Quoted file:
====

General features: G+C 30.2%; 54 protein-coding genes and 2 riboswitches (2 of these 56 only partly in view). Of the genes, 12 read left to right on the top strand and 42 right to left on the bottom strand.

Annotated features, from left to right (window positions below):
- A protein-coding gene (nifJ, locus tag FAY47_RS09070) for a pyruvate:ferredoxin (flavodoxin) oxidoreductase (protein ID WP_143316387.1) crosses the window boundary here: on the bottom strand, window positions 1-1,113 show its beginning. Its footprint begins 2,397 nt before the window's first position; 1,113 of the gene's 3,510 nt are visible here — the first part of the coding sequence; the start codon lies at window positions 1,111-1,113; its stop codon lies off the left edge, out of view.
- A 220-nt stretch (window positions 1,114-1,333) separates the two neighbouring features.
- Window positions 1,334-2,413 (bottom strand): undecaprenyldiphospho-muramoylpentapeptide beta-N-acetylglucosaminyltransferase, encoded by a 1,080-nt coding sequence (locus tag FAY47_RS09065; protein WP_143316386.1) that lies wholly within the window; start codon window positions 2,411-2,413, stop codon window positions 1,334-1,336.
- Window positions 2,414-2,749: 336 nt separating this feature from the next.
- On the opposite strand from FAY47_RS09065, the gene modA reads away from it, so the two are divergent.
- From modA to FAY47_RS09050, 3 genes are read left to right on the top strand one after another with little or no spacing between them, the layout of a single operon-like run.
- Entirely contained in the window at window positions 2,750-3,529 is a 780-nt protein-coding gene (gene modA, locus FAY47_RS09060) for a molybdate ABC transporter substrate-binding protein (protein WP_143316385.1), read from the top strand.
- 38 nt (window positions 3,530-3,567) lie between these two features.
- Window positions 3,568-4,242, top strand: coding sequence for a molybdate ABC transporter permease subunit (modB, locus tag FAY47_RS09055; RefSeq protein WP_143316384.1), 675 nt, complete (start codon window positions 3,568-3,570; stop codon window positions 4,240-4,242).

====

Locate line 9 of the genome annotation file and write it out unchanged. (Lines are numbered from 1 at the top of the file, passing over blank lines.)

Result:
- Entirely contained in the window at window positions 2,750-3,529 is a 780-nt protein-coding gene (gene modA, locus FAY47_RS09060) for a molybdate ABC transporter substrate-binding protein (protein WP_143316385.1), read from the top strand.